Elementary (high school-level) estimate of the number of prime numbers

Let $$\pi(x)$$ be a prime-counting function (the function counting the number of prime numbers less than or equal to some real number $$x$$. For example $$\pi(5)=3$$, $$\pi(4)=2$$). Prove by elementary (high school-level) methods that there is a function $$f: \mathbb{N} \to \mathbb{R}$$ and there is $$N_0 \in \mathbb{N}$$ such that for all $$n \ge N_0$$ the inequality $$\pi(n) \ge f(n)$$ holds and $$\lim \limits_{n \to \infty} \frac{f(n)}{\sqrt{n}}=\infty$$.

My work. Well known that $$\pi(n) > \frac{n}{\ln n}$$. But the proof of this inequality is not elementary (high school-level). I searched, but did not find other estimate. For example, it would be a good idea to prove that $$\pi(n) \ge n^{0.6}$$ for all $$n \ge N_0$$.

• I ask about the argument which would be accessible to a high school student (olympiad problem). – Witold Jul 5 at 21:18
• @XanderHenderson I think for the OP "elementary" means "not advanced" and "school" means "not university". The former does not modify the latter. – Ethan Bolker Jul 5 at 21:24
• OK :) Not a university, but a very advanced school. – Witold Jul 5 at 21:27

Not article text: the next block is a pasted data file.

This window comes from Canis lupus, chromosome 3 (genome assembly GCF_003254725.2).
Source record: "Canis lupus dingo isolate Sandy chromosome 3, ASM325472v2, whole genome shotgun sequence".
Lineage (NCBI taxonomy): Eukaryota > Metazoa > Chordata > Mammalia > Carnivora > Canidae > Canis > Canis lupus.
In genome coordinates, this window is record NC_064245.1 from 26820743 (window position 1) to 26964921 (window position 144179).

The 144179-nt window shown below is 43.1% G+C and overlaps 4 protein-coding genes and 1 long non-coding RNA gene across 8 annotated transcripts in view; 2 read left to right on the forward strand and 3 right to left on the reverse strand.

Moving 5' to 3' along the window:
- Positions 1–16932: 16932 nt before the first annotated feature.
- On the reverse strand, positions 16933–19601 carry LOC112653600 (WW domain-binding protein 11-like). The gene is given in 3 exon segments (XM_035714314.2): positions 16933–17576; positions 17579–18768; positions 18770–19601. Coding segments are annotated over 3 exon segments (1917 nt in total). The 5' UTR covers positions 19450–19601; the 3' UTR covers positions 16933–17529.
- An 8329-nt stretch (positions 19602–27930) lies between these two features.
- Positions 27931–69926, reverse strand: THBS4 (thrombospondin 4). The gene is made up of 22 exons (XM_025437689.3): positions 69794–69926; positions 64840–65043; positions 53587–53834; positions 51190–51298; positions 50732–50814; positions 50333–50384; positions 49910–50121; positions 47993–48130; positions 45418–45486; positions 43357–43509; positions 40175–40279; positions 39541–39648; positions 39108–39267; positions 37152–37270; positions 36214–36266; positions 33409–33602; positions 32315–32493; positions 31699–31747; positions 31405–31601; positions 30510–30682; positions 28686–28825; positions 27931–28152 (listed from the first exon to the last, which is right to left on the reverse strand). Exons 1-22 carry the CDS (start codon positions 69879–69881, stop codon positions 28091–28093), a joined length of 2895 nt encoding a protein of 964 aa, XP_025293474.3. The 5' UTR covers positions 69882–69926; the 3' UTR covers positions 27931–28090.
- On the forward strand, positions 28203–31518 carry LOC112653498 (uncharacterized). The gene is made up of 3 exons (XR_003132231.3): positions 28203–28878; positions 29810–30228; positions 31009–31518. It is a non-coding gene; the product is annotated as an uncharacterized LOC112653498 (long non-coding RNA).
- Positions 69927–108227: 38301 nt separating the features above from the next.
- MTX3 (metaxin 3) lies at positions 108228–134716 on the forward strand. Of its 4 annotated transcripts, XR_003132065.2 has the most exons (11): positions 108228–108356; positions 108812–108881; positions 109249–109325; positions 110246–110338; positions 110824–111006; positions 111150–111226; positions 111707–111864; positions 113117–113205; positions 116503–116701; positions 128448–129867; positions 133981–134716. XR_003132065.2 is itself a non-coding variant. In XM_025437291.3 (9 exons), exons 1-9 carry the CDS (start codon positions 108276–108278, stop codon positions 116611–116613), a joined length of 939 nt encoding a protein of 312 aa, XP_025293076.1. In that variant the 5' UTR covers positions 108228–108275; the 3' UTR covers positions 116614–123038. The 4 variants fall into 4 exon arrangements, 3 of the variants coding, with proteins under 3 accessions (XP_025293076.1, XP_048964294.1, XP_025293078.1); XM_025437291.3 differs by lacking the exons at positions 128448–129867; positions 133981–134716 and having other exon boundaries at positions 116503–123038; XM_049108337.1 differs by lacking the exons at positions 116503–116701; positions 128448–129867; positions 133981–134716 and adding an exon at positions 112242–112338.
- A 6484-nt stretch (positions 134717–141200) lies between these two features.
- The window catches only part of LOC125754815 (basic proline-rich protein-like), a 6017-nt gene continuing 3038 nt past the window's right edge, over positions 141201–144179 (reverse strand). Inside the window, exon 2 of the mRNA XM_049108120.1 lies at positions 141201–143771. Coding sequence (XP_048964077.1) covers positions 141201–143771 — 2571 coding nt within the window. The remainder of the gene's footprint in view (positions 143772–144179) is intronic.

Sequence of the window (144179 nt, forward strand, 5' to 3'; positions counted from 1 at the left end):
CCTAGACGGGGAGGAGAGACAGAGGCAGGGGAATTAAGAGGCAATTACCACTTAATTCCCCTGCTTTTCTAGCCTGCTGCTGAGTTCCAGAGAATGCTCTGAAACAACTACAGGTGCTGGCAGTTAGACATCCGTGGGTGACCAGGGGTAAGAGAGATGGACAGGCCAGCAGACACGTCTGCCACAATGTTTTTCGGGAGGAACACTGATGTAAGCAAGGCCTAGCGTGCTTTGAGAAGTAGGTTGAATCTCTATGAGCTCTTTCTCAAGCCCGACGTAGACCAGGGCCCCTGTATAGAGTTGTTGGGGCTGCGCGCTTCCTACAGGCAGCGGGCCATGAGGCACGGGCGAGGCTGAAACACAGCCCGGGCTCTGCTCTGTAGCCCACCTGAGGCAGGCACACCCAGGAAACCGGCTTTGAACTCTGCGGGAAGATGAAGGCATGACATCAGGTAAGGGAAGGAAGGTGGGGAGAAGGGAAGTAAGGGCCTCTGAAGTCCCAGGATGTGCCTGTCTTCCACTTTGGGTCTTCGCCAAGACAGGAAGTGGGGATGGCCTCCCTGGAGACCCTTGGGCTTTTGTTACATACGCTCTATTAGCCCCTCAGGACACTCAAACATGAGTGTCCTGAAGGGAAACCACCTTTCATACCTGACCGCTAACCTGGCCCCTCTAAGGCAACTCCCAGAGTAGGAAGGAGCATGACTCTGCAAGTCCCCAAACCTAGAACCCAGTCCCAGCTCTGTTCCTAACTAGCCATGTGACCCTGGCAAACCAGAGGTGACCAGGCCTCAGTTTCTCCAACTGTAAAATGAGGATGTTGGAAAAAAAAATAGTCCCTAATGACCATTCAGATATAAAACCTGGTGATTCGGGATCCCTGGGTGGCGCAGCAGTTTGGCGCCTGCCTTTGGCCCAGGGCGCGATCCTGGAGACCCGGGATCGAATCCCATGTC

• The Chebyshev bound mentioned here is both elementary and strong enough for your requirements. – Momo Jul 5 at 21:47
• @Momo thank you very much! – Witold Jul 6 at 12:30

Here's a funny bound: $$\forall m \geq 4 ,\pi(m) \geq \lfloor \log_2(\log_2(m)) \rfloor+1$$. It's not a very good bound at all, but it does follow a very easy argument, akin to the usual proof of that there are infinitely many primes.
First, we use the easy-to-show fact that there must be another prime $$p_2 < p_1^2 = 4$$
Then, we generalize this, saying that there must be another prime $$p_{n+1} < \prod_{k=1}^np_k$$ And from our base cases $$p_1=2$$, $$p_2<2^2$$, we can apply this formula to get for that for $$n \geq 1$$, we have $$p_{n} < 2^{(2^{n-1})}\implies \log_2\log_2(p_n)+1 And finally this tells us that $$\forall m\geq 4(>p_2)$$, we have our funny bound!
If one proves/accepts Bertrand's postulate (that $$\forall n>3, \exists p$$ s.t. $$p$$ is prime and $$n < p < 2n$$), then one can use a similar argument to get a slightly less silly bound around $$\log_2(n)$$.